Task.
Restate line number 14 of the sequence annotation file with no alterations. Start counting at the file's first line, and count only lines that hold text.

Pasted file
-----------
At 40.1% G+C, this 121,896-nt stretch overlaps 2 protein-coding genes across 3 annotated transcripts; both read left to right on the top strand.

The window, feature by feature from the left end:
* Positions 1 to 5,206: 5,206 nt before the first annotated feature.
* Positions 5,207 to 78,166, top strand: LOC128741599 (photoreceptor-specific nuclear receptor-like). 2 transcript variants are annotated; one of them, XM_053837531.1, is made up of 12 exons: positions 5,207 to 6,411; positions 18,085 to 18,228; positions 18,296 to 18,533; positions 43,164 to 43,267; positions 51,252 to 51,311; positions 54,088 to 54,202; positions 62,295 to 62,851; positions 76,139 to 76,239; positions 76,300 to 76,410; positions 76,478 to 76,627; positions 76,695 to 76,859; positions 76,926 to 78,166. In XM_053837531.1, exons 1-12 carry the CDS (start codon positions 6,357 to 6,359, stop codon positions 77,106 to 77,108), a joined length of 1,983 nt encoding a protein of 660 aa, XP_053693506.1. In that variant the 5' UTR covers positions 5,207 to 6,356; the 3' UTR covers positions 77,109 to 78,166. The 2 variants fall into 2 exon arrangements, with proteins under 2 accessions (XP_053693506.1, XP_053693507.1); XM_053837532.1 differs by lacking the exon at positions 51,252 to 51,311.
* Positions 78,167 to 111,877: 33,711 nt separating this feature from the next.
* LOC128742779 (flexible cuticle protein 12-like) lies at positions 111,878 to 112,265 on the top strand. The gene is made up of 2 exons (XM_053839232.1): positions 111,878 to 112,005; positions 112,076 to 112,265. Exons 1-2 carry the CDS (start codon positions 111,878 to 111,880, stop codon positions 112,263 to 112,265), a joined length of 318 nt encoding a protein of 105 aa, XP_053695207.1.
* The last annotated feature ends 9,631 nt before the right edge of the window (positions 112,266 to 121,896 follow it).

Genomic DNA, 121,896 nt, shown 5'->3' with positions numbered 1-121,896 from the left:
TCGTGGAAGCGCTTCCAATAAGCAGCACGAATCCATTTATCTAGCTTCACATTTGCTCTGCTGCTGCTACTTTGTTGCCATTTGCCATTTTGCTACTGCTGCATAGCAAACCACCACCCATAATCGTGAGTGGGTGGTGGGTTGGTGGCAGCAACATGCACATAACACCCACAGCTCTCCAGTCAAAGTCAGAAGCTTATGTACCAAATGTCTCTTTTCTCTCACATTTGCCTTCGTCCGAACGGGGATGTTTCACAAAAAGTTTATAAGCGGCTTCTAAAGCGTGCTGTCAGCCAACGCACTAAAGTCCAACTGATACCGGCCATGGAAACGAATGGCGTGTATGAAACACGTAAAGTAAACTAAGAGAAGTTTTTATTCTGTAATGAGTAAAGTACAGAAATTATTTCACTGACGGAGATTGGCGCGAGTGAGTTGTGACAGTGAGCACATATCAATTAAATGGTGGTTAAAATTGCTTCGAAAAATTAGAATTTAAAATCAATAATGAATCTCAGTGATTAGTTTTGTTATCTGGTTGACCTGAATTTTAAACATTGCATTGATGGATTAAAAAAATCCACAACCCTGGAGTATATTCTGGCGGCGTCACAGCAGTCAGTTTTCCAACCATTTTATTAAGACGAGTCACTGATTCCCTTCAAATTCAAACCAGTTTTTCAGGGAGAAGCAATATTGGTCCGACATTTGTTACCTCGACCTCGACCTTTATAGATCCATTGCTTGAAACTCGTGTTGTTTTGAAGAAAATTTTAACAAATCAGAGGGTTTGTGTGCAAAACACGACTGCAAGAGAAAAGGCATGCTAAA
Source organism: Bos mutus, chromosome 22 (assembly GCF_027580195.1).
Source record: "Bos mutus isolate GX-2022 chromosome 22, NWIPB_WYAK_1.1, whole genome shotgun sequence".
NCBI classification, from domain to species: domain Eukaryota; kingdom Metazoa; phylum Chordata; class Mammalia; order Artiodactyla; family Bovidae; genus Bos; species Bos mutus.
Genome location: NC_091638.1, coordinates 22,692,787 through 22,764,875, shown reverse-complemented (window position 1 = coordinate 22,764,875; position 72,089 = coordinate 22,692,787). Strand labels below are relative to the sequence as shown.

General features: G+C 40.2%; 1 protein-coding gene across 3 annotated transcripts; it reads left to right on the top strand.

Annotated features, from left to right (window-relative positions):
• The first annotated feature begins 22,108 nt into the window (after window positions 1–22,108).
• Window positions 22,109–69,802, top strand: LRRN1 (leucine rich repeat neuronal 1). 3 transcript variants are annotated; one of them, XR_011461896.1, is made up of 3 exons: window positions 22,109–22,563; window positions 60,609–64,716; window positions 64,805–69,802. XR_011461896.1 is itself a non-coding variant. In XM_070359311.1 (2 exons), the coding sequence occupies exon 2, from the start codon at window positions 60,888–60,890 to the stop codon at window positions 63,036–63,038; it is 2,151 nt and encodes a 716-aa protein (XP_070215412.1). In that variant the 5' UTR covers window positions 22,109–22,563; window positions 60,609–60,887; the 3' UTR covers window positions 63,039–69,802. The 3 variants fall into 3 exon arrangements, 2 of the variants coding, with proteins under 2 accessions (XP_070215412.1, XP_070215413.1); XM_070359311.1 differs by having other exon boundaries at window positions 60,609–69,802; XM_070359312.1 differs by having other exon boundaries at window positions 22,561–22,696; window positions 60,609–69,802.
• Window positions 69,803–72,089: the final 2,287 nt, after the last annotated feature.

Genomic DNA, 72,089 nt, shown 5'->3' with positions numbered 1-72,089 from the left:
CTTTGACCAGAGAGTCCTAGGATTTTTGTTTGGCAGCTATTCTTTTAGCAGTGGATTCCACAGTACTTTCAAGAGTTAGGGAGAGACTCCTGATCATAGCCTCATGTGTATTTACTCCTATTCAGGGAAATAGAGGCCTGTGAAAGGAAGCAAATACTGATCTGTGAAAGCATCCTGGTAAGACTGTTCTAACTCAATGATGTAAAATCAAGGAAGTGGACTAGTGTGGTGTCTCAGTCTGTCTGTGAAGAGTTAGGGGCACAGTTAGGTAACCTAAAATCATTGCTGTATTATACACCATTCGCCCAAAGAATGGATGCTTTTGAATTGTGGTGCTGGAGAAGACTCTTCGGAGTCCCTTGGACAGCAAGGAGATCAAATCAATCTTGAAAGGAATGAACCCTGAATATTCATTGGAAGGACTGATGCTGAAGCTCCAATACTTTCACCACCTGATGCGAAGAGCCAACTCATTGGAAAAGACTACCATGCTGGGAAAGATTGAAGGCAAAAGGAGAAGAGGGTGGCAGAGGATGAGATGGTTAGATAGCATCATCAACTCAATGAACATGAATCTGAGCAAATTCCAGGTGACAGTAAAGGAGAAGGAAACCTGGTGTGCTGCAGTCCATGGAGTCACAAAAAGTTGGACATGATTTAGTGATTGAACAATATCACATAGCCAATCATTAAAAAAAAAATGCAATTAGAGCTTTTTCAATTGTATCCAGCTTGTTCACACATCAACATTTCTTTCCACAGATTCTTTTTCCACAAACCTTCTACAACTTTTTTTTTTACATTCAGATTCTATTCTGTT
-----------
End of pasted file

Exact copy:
General features: G+C 40.2%; 1 protein-coding gene across 3 annotated transcripts; it reads left to right on the top strand.